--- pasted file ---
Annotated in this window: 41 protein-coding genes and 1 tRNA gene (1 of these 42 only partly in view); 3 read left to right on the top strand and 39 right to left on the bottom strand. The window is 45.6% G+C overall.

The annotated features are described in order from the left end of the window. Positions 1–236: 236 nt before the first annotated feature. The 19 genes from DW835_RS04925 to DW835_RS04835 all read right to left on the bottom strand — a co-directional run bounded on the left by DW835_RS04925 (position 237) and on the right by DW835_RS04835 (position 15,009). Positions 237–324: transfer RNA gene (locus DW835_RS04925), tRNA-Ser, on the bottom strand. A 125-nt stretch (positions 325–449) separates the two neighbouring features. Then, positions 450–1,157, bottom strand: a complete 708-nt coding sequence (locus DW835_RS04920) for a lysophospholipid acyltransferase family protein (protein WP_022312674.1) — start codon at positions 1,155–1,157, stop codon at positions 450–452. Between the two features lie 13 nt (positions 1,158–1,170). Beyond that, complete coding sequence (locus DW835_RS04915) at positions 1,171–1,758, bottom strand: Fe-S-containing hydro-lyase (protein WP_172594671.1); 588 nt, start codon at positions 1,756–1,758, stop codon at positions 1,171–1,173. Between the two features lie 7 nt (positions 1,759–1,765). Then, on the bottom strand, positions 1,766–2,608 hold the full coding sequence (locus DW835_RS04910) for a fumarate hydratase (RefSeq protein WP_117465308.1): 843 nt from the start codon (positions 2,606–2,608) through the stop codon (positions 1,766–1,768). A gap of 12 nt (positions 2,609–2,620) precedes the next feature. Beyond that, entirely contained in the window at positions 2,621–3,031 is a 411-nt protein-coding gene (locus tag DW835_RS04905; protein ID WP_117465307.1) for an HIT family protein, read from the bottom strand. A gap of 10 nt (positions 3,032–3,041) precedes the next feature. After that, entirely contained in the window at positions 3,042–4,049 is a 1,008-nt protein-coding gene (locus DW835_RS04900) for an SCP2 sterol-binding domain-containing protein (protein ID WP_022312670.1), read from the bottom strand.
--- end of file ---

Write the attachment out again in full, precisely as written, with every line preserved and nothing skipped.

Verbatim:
Annotated in this window: 41 protein-coding genes and 1 tRNA gene (1 of these 42 only partly in view); 3 read left to right on the top strand and 39 right to left on the bottom strand. The window is 45.6% G+C overall.

The annotated features are described in order from the left end of the window. Positions 1–236: 236 nt before the first annotated feature. The 19 genes from DW835_RS04925 to DW835_RS04835 all read right to left on the bottom strand — a co-directional run bounded on the left by DW835_RS04925 (position 237) and on the right by DW835_RS04835 (position 15,009). Positions 237–324: transfer RNA gene (locus DW835_RS04925), tRNA-Ser, on the bottom strand. A 125-nt stretch (positions 325–449) separates the two neighbouring features. Then, positions 450–1,157, bottom strand: a complete 708-nt coding sequence (locus DW835_RS04920) for a lysophospholipid acyltransferase family protein (protein WP_022312674.1) — start codon at positions 1,155–1,157, stop codon at positions 450–452. Between the two features lie 13 nt (positions 1,158–1,170). Beyond that, complete coding sequence (locus DW835_RS04915) at positions 1,171–1,758, bottom strand: Fe-S-containing hydro-lyase (protein WP_172594671.1); 588 nt, start codon at positions 1,756–1,758, stop codon at positions 1,171–1,173. Between the two features lie 7 nt (positions 1,759–1,765). Then, on the bottom strand, positions 1,766–2,608 hold the full coding sequence (locus DW835_RS04910) for a fumarate hydratase (RefSeq protein WP_117465308.1): 843 nt from the start codon (positions 2,606–2,608) through the stop codon (positions 1,766–1,768). A gap of 12 nt (positions 2,609–2,620) precedes the next feature. Beyond that, entirely contained in the window at positions 2,621–3,031 is a 411-nt protein-coding gene (locus tag DW835_RS04905; protein ID WP_117465307.1) for an HIT family protein, read from the bottom strand. A gap of 10 nt (positions 3,032–3,041) precedes the next feature. After that, entirely contained in the window at positions 3,042–4,049 is a 1,008-nt protein-coding gene (locus DW835_RS04900) for an SCP2 sterol-binding domain-containing protein (protein ID WP_022312670.1), read from the bottom strand.